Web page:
Iliana Ramos breaks down borders on Bruin clay shooting team

Iliana Ramos breaks down borders on Bruin clay shooting team

Jack Clements, Guest Contributor

SARDIS, MISSISSIPPI – More than fifty high school clay shooting teams from across Mississippi, including St. Joseph, gathered at McIvor Shooting Facility in Sardis for the first state qualifier shoot. Participants in squads of three shot at 100 targets, and were scored both individually and by squad based on the number of targets hit. This qualifier shoot, the first of two leading up to the state championship set to take place in 2021, was spread out over four days (November 11-14) due to the sheer number of participants. According to the Mississippi Department of Wildlife Fisheries and Parks website, there are fifty-four schools and a total of 893 students participating in the 2020-2021 season.

Clay shooters Clifton Goodloe and Landon Maynor

St. Joe has had a clay shooting team since 2017, and it usually attracts about twenty-or-so students from grades seven through twelve. Unlike most high school sports teams, clay shooting is co-ed, however, it is not an even split. The team is comprised nearly entirely of male students, even though females are strongly encouraged to join. Since the team’s inception, St. Joe has had a total of three female clay shooters. This year there is only one girl on the team: Iliana Ramos. Ramos is not only the sole female shooter on St. Joe’s team, she was also the only female in sight, aside from parents, at the qualifying shoot. This did not deter her though, at the qualifying shoot she shot a personal best of 75, beating out most of the boys on the team.

Clay shooting is clearly not as popular among women as it is among men, at least in the tri-county area. When asked how she became involved with the sport Ramos said, “When I was in 7th grade, I had a family friend who shot, and one afternoon, he offered to let me try alongside him,” and she’s been shooting ever since. “I tried it one time, and I was hooked,” Ramos said, “I had found a sport I was truly passionate about.”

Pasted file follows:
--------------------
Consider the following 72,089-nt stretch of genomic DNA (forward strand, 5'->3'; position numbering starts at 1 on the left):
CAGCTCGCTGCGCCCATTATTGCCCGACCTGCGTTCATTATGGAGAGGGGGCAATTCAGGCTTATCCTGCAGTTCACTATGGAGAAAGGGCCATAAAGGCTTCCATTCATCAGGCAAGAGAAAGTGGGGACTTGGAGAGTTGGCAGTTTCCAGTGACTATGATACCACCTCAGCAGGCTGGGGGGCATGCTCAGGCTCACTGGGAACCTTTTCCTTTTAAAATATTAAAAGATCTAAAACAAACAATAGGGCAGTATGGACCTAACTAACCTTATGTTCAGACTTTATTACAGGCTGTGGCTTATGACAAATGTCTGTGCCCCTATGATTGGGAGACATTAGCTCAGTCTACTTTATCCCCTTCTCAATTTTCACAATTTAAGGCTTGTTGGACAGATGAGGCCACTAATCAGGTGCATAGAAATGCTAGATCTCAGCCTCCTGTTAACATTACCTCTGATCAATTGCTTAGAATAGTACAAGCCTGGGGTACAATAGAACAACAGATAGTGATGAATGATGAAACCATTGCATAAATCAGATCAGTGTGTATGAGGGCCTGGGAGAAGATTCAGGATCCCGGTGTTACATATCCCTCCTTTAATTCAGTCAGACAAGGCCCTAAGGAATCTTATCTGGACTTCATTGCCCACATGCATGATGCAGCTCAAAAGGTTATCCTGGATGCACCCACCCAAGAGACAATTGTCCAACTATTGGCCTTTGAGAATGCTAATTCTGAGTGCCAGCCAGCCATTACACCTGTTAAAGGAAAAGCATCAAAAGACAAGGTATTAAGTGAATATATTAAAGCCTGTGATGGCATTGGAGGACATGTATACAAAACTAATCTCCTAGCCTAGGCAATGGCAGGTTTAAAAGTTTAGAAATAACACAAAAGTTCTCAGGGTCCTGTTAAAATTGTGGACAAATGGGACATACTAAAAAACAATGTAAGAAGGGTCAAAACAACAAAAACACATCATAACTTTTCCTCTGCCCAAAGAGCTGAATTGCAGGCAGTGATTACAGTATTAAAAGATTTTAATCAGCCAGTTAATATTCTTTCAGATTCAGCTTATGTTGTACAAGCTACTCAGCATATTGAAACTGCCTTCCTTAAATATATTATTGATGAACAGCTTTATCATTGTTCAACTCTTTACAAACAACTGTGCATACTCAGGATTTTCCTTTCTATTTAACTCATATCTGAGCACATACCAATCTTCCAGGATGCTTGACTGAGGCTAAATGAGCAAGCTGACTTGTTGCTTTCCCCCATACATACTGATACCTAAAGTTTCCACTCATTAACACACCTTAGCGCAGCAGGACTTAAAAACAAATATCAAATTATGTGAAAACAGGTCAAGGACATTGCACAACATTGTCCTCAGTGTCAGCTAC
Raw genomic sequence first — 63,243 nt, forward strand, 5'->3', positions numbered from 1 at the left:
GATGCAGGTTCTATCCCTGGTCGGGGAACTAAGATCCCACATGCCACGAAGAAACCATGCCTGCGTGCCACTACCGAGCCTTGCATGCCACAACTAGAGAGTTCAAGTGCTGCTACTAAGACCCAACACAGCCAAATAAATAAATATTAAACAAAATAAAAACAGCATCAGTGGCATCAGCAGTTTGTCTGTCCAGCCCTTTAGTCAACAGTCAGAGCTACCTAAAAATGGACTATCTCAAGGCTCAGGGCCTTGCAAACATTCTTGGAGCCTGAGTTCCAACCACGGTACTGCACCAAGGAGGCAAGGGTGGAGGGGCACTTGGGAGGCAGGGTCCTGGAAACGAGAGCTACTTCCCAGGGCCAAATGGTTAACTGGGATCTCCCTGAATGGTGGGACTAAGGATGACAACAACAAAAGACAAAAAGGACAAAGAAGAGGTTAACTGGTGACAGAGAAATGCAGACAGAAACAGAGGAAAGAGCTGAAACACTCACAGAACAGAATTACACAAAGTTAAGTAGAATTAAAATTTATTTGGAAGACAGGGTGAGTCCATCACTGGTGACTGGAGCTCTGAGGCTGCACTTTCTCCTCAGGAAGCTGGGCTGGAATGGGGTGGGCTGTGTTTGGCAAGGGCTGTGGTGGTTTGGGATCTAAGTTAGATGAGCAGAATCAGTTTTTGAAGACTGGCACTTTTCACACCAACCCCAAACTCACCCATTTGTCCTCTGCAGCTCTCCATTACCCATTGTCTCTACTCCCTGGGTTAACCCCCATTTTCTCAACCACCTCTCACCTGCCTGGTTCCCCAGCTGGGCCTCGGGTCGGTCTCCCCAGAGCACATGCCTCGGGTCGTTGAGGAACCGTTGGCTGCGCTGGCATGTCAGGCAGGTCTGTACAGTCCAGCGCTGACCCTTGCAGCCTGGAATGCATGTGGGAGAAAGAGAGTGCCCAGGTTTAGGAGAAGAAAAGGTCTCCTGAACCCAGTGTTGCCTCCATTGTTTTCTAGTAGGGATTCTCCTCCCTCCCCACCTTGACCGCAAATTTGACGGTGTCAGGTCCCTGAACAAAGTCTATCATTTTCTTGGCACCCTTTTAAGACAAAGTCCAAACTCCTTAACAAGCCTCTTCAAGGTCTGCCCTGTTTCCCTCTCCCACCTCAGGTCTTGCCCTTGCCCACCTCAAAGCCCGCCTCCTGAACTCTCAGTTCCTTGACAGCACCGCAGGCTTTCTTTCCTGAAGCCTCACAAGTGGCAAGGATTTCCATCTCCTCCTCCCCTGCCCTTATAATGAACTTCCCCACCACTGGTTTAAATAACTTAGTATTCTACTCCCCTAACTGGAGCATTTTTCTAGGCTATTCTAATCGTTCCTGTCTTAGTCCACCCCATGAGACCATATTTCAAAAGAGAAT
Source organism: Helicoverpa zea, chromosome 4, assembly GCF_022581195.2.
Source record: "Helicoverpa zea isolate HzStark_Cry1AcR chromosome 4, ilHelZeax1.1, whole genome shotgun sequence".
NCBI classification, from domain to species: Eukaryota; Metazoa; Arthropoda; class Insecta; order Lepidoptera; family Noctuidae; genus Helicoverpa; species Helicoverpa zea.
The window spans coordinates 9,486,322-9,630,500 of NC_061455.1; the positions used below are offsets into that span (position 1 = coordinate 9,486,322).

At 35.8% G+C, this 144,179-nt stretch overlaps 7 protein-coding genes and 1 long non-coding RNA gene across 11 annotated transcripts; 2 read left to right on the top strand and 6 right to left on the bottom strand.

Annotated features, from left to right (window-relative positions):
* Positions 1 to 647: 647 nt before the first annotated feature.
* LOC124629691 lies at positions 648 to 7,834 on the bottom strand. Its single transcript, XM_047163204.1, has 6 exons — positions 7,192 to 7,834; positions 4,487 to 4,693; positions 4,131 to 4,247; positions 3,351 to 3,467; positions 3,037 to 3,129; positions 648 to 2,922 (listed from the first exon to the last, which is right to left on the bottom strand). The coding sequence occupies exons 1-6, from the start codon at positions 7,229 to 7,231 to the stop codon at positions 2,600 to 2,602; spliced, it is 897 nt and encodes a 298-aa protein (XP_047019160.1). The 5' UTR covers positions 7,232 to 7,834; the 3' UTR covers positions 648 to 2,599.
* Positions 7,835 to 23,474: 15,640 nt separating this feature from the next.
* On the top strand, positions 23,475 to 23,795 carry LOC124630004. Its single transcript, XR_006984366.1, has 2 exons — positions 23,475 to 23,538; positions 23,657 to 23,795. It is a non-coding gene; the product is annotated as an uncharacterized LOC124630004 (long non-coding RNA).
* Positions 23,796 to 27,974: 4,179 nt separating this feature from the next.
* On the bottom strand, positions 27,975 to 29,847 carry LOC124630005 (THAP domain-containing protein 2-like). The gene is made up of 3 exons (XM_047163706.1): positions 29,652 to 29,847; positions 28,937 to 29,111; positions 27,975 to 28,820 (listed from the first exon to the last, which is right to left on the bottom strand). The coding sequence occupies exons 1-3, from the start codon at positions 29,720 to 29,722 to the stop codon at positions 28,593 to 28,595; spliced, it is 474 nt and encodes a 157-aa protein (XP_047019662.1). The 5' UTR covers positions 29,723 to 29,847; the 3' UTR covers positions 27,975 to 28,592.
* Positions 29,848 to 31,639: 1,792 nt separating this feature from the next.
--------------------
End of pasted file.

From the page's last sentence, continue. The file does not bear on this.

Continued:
This passion did not come easily at first. As with any sport, just starting out can be very intimidation, especially if you are not very good at first, as most are when starting something brand new. This intimidation can increase exponentially if you are the only girl doing it. Ramos explains that while she loved what she was doing, “I was very intimidated by the fact that I never saw any other women on the shooting field.” Ramos did not let this stop her. She kept her head high and kept right on breaking targets even though some people were skeptical of the idea of a female clay shooter. “I have definitely encountered people who think differently of me as a shooter because I am a girl,” Ramos said. “I was never discouraged from shooting but I was never encouraged in the same way that my brother was encouraged when we were kids.”

Attitudes like that are common on and around the shooting field. Ramos says she has learned to deal with it, and while nobody has been out right nasty to her on the field, certain comments do not go unfelt. “There’s guys who act like it’s a miracle every time I hit anything, like they expect me to be terrible,” she says. This type of condescension has been a hard thing for her to overcome, since she does not fit the typical image of the clay shooter. Ramos says that it will not stop her, she loves the sport, and nobody will take that away from her, even is she is a woman in a sport full of men.

When asked what it took to keep going, Iliana said, “thick skin and confidence,” she went on to say, “even though I feel somewhat isolated being the only woman, I will continue shooting.” Ramos also actively encourages other women to join the team, or any other team they so choose. “Take the plunge and find somewhere to participate. Even if you not fit the stereotype of that activity, whether it be shooting, dance, etc., if you want to do it, go for it,” she says. Shooters like Iliana Ramos are beacons of hope and inspiration to women and girls everywhere, proving that she can do whatever she wants even if it goes against sexist stereotypes.